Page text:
Nonethe– less, there are many insights in these books which make their study imperative for anyone who wishes to understand the ancient Greeks. B. M. W. Knox has an excellent review article discussing all the major pieces of the ...
Author: Charles R. Beye
Publisher: Cornell University Press
Charles R. Beye here offers a lively and challenging overview of Greek literature from Homer to Apollonius of Rhodes, providing a coherent social and historical background to the era. Beye stresses the great distance that separates the twentieth century from the age and audience for which ancient Greek literature was intended. He emphasizes those aspects of antiquity which are apt to be most alien to modern-day readers, particularly the oral nature of early poetry and the public and political—and hence manipulative, conformist, and conventional—quality of much of the literature. He also notes the openly imitative practices of early authors and establishes the Homeric epics as the dominant informing feature of subsequent literature.
This collection attempts to recover the voices of women in antiquity from a variety of perspectives: how they spoke, where they could be heard, and how their speech was adopted in literature and public discourse.
Author: André Lardinois
Publisher: Princeton University Press
Category: Literary Criticism
This collection attempts to recover the voices of women in antiquity from a variety of perspectives: how they spoke, where they could be heard, and how their speech was adopted in literature and public discourse. Rather than confirming the old model of binary oppositions in which women's speech was viewed as insignificant and subordinate to male discourse, these essays reveal a dynamic and potentially explosive interrelation between women's speech and the realm of literary production, religion, and oratory. The contributors use a variety of methodologies to mine a diverse array of sources, from Homeric epic to fictional letters of the second sophistic period and from actual letters written by women in Hellenistic Egypt to the poetry of Sappho. Throughout, the term "voice" is used in its broadest definition. It includes not only the few remaining genuine women's voices but also the ways in which male authors render women's speech and the social assumptions such representations reflect and reinforce. These essays therefore explore how fictional female voices can serve to negotiate complex social, epistemological, and aesthetic issues. The contributors include Josine Blok, Raffaella Cribiore, Michael Gagarin, Mark Griffith, André Lardinois, Richard Martin, Lisa Maurizio, Laura McClure, D. M. O'Higgins, Patricia Rosenmeyer, Marilyn Skinner, Eva Stehle, and Nancy Worman.
Isolation was a natural state , not something gratefully sought out as in populous urbanized societies . Without political unity there was no linguistic unity and the Greek world spoke principally in dialects from this time until ...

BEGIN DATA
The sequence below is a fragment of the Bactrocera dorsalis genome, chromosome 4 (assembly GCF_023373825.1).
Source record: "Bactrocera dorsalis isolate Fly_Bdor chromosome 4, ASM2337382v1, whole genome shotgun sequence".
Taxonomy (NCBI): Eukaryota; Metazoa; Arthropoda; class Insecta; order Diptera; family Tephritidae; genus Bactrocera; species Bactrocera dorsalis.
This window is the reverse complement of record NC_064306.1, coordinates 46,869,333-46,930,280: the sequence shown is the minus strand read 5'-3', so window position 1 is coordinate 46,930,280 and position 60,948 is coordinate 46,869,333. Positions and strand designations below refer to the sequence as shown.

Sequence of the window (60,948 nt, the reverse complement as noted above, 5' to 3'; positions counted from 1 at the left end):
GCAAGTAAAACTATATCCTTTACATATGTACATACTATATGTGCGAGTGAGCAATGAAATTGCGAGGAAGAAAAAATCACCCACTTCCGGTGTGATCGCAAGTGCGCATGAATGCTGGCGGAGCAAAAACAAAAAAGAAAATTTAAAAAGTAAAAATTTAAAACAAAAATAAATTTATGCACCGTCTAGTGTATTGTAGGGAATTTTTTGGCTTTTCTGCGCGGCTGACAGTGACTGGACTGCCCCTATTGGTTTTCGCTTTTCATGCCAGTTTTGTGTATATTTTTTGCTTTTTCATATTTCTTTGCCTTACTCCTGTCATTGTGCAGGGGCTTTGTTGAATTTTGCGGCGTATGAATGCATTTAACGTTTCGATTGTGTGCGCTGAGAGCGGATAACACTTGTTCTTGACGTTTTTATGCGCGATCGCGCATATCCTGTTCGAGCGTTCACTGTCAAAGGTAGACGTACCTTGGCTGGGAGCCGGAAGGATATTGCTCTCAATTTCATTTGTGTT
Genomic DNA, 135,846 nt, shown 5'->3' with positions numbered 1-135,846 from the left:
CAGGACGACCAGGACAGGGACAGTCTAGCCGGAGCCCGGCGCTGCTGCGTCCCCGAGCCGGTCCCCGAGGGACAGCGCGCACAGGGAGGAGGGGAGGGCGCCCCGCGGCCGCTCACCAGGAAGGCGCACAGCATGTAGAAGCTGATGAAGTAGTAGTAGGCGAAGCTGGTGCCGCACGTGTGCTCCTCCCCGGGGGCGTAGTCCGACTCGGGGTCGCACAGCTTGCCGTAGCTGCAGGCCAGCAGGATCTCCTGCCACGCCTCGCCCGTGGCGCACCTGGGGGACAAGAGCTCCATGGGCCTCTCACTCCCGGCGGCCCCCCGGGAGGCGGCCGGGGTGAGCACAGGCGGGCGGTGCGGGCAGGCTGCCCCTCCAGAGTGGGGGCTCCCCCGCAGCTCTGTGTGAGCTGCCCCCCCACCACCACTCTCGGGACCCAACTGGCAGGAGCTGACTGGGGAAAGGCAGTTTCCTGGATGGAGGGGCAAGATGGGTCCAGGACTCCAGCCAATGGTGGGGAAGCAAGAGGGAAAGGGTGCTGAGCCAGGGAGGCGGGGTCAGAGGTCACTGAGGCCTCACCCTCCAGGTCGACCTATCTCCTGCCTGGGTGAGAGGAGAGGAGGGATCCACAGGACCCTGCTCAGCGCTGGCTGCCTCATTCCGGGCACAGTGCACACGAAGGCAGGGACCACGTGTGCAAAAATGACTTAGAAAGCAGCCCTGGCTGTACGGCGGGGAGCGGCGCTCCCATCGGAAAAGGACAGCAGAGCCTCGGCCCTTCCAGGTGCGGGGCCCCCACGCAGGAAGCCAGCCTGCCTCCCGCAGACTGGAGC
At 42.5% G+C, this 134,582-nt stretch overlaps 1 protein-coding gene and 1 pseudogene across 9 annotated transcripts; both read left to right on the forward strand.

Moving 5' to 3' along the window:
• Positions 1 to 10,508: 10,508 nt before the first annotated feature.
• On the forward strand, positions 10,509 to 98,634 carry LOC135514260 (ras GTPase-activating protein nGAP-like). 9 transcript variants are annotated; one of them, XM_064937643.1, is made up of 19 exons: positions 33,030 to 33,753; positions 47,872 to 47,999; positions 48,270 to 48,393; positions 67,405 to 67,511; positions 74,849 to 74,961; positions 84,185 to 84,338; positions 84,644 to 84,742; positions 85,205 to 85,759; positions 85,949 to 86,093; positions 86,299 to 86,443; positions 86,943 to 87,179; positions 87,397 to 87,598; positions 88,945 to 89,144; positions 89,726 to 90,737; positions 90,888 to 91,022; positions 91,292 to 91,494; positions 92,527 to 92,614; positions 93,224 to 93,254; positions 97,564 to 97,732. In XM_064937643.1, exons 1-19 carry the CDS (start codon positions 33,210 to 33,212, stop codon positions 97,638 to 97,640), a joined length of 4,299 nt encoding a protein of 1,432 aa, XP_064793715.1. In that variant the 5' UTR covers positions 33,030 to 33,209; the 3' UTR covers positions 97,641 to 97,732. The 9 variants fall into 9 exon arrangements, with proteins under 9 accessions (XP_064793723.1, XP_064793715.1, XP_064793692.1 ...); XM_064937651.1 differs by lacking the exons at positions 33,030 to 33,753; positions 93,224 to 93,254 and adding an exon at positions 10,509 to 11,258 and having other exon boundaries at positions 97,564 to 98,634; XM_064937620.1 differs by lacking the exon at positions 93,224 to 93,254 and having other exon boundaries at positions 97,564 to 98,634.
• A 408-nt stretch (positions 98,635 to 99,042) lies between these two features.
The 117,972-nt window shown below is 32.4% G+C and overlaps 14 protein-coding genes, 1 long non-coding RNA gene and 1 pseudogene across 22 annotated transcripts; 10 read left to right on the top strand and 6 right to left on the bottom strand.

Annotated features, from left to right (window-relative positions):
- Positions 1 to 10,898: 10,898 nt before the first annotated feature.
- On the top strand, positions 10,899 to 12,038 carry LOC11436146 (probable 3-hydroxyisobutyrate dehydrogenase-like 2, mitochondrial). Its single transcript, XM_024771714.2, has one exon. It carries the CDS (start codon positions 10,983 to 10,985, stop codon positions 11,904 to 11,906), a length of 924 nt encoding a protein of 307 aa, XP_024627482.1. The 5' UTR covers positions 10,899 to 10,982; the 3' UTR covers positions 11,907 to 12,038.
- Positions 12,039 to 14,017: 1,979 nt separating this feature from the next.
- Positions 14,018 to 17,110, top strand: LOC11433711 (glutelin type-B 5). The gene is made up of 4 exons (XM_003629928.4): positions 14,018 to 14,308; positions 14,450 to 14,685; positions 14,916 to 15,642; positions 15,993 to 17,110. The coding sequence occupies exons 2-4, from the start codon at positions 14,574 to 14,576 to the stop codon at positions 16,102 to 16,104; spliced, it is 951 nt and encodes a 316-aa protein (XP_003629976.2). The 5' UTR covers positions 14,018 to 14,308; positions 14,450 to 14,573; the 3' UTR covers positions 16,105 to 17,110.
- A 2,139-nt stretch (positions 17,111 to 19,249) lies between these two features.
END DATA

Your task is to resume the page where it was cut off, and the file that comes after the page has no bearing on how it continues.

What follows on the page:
Zeitlin explores the diversity and complexity of these interactions through the most influential literary texts of the archaic and classical periods, from epic (Homer) and didactic poetry (Hesiod) to the productions of tragedy and comedy in ...
Author: Froma I. Zeitlin
Publisher: University of Chicago Press
Category: Literary Criticism
Zeitlin explores the diversity and complexity of these interactions through the most influential literary texts of the archaic and classical periods, from epic (Homer) and didactic poetry (Hesiod) to the productions of tragedy and comedy in fifth-century Athens.
Sons of the Gods, Children of Earth: Ideology and Literary Form in Ancient Greece. Ithaca, NY. Saxonhouse, A. 1986. ... Essays by the prominent sociologist on the role of art within the structures of society. Detienne, M. 1996 .
Author: Martin Hose
Publisher: John Wiley & Sons
Category: Literary Criticism
A Companion to Greek Literature presents a comprehensive introduction to the wide range of texts and literary forms produced in the Greek language over the course of a millennium beginning from the 6th century BCE up to the early years of the Byzantine Empire. Features contributions from a wide range of established experts and emerging scholars of Greek literature Offers comprehensive coverage of the many genres and literary forms produced by the ancient Greeks—including epic and lyric poetry, oratory, historiography, biography, philosophy, the novel, and technical literature Includes readings that address the production and transmission of ancient Greek texts, historic reception, individual authors, and much more Explores the subject of ancient Greek literature in innovative ways